Now, part of the reason is the incredible bundled apps with iPad, and the over 200,000 apps that have been custom-built to take advantage of the big, beautiful multi-touch screen. These apps are gorgeous and ground breaking. They help you create, or learn, or do almost anything. Great educational apps, like Solar Walk, business apps like Stock Touch, incredible games like Infinity Blade. You won’t find these incredible apps on other tablets. In fact, and in some estimations there are over 100 competitive tablets that came to market just last year. You won’t find that great experience.
Let me give you some examples. This is a Twitter app on a Samsung tablet running on Android. Now, you can see it’s pretty basic, it kind of looks like a blown up smartphone app. That’s because that’s exactly what it is. Compare that to Twitter running on iPad. You can view the tweets, you can see web pages and photos and videos that are mentioned in the tweet on the big, beautiful screen. And here it is for Yelp. You know, it looks like a stretched out smartphone app. Lots of white space, tiny text, its kind of hard to see. Compare that to Yelp running on the iPad: clearly designed to take advantage of the large canvas. This is a key reason why momentum on iPad continues to build and the competitive tablets aren’t gaining traction.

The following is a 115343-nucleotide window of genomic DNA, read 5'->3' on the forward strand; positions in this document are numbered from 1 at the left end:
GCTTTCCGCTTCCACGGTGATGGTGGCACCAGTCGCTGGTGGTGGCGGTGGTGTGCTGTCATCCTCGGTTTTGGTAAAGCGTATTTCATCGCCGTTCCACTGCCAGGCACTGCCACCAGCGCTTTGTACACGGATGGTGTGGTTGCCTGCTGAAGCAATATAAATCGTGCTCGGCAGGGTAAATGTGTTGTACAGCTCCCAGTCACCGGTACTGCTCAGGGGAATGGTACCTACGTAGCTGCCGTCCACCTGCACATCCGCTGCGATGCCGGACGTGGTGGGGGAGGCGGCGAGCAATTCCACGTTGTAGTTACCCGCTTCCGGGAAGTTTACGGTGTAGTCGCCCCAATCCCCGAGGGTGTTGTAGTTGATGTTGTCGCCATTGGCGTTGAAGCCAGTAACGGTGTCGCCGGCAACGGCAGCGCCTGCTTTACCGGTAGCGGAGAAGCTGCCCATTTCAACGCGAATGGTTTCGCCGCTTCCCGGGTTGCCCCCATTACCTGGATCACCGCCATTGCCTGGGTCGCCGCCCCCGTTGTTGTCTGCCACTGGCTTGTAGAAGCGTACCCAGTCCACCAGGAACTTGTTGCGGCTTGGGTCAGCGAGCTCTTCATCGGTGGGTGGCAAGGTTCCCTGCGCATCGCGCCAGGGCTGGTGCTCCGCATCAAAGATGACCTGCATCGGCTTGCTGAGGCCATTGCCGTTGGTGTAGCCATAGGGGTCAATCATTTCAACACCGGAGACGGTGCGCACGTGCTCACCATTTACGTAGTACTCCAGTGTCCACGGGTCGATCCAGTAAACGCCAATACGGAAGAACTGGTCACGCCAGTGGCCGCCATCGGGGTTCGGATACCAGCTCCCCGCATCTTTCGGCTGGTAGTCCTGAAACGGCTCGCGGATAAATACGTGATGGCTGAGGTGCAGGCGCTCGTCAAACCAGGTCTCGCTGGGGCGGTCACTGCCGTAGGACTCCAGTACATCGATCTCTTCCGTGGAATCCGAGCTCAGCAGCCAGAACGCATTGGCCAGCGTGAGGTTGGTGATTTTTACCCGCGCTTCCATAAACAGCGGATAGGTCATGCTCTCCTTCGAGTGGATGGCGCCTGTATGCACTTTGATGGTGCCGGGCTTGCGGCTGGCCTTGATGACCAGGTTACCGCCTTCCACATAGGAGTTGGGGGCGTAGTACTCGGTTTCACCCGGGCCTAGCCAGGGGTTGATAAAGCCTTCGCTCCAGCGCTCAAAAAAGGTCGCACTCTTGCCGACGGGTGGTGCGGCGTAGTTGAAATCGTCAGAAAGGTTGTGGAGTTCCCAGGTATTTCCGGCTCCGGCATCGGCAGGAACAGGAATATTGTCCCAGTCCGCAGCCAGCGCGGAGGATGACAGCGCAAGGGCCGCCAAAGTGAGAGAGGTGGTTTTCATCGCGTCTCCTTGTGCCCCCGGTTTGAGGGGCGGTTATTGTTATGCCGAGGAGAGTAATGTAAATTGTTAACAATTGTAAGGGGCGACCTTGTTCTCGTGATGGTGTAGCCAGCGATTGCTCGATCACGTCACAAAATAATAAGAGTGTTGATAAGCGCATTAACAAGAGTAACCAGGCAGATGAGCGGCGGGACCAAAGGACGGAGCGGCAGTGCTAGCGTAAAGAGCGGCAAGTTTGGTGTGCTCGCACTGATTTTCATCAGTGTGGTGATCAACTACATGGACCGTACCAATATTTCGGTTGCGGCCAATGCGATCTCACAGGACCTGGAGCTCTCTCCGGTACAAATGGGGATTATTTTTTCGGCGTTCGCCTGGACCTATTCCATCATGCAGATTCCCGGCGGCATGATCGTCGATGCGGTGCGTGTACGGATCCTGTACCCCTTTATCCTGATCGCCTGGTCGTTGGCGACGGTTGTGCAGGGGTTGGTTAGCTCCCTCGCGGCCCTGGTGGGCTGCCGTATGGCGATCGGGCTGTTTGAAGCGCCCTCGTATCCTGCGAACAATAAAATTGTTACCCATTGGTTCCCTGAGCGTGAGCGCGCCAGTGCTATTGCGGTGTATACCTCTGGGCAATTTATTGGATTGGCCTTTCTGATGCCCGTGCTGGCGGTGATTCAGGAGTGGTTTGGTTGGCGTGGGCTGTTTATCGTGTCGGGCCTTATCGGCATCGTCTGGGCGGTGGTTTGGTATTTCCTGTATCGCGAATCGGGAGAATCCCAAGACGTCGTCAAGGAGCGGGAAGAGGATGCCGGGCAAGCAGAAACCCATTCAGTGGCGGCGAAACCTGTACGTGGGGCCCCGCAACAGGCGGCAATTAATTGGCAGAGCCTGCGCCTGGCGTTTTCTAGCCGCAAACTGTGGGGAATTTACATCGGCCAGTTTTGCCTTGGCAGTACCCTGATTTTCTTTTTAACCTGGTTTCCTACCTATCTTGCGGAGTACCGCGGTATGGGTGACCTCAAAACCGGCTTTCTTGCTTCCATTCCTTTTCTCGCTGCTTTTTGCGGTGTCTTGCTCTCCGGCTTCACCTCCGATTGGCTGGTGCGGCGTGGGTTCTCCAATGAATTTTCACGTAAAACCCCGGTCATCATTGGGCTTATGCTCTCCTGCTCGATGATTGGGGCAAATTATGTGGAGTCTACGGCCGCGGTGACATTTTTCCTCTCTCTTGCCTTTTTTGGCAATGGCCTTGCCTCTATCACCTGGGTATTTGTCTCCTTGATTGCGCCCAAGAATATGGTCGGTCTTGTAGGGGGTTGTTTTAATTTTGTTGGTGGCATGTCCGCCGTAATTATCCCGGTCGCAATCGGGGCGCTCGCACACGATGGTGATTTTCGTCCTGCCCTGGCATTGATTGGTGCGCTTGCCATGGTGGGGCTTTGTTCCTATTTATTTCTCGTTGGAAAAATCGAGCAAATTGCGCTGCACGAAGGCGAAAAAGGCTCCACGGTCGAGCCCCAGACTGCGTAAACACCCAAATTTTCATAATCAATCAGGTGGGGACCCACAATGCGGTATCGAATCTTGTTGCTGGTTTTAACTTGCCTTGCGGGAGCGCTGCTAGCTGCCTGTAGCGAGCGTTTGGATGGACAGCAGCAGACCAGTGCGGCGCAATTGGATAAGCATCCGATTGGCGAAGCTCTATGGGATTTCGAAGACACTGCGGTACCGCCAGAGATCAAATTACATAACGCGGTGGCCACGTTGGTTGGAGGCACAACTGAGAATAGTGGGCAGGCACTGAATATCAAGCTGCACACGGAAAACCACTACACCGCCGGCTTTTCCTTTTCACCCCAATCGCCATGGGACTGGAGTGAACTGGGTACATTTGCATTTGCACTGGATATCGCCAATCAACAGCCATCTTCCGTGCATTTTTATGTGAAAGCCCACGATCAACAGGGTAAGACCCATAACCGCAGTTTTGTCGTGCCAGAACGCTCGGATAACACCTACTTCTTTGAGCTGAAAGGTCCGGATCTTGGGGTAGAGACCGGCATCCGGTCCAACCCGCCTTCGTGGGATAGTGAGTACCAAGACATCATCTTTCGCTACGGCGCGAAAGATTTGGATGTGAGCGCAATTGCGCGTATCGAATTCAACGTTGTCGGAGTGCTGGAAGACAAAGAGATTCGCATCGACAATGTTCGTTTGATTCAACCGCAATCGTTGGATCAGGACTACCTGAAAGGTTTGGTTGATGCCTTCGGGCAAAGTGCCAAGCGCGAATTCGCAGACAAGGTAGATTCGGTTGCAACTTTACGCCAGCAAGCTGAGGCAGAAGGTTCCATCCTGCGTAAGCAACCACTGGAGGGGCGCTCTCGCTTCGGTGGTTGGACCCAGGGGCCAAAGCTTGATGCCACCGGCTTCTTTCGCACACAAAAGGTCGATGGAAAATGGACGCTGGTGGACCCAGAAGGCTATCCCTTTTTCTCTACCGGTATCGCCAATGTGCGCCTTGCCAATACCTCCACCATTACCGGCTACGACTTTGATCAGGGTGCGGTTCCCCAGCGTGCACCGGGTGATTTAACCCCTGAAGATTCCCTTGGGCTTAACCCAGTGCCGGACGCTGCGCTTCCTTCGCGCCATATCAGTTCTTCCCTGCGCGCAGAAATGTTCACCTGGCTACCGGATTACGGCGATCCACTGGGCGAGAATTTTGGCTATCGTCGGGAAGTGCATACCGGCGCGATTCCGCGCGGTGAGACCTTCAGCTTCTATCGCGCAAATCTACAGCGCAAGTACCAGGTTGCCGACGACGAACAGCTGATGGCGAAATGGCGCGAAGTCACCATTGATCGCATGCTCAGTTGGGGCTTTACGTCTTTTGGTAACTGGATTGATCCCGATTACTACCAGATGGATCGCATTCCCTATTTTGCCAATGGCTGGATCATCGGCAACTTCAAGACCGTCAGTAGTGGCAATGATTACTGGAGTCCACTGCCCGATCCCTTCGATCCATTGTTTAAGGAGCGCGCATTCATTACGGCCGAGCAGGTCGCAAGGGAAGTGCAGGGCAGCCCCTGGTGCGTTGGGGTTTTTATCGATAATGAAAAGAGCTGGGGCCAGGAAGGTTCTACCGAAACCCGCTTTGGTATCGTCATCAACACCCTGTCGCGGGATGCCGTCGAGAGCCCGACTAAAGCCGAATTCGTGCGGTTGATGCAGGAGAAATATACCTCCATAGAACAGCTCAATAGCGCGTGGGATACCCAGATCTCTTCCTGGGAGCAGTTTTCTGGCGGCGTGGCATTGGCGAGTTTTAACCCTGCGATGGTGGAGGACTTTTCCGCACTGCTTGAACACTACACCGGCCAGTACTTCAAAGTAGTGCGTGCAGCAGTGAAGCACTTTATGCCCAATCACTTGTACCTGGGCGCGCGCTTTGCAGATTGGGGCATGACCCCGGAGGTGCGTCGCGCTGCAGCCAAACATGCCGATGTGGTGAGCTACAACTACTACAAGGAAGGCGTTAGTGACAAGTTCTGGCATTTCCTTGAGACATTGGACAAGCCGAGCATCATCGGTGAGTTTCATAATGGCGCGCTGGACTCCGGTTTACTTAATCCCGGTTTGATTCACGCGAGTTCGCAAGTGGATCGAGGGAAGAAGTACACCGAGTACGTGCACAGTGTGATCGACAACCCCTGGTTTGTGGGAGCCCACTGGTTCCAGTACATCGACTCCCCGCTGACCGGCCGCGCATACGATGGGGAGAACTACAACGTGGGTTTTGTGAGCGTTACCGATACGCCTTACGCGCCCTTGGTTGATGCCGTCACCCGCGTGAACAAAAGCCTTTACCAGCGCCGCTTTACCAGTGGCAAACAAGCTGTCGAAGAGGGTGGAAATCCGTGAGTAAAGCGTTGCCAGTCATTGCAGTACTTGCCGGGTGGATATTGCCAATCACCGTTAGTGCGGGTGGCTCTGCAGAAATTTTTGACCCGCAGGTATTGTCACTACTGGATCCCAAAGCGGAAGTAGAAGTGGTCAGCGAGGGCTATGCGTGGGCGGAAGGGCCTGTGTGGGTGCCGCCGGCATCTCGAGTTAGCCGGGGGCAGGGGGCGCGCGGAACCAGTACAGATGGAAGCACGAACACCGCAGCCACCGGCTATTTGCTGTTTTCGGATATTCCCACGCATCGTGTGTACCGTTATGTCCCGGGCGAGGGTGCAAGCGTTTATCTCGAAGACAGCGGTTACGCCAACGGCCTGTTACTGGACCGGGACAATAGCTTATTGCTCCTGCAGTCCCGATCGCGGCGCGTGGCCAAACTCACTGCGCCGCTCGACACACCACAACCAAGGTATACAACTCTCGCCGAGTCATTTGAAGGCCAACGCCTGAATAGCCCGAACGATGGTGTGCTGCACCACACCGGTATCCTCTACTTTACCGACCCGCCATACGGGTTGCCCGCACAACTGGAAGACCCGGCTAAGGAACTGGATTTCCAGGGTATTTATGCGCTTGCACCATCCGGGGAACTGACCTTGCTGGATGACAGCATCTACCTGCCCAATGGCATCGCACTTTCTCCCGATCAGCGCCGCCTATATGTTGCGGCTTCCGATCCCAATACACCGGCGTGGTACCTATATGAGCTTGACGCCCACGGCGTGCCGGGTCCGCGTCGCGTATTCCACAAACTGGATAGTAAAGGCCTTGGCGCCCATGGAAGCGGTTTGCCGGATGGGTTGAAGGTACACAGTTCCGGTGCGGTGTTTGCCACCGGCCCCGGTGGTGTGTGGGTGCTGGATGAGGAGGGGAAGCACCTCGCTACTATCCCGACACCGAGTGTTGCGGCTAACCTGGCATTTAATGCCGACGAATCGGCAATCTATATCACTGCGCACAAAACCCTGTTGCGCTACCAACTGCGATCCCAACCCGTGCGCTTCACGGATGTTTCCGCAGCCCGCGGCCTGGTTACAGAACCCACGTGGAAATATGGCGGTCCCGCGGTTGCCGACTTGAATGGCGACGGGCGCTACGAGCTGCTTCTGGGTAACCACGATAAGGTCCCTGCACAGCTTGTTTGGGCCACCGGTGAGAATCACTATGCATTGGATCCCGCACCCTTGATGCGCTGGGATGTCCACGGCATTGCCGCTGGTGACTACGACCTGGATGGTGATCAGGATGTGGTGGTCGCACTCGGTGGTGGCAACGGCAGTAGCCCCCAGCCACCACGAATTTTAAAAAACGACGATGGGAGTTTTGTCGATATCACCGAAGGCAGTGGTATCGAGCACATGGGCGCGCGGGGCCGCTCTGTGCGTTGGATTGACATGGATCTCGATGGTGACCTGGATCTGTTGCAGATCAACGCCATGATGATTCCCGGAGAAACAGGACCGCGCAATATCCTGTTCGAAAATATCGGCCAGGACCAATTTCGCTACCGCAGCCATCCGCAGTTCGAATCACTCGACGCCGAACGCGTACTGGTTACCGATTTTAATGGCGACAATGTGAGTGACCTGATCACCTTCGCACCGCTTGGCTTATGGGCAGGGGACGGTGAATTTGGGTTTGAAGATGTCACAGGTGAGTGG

The new iPad and beyond
With the amazing new iPad, a new affordable price for the very popular iPad 2, and amazing software like iPhoto and the rest of the iLife and iWork Suite, we have redefined—once again—the category that Apple created just two years ago with the original iPad.
I hope you can see why we believe the iPad has enormous potential, and is the ultimate poster-child of the post-PC world. I’d like to thank all of those employees at Apple and everyone who supports apple for making today possible. It’s the privilege of a lifetime for me to work with so many innovative people, the most innovative on Earth. Now, only Apple could deliver this kind of innovation in such a beautiful, integrated, and easy to use way. It’s what we love to do. It’s what we stand for. And across the year, you’re going to see a lot more of this kind of innovation. We are just getting started.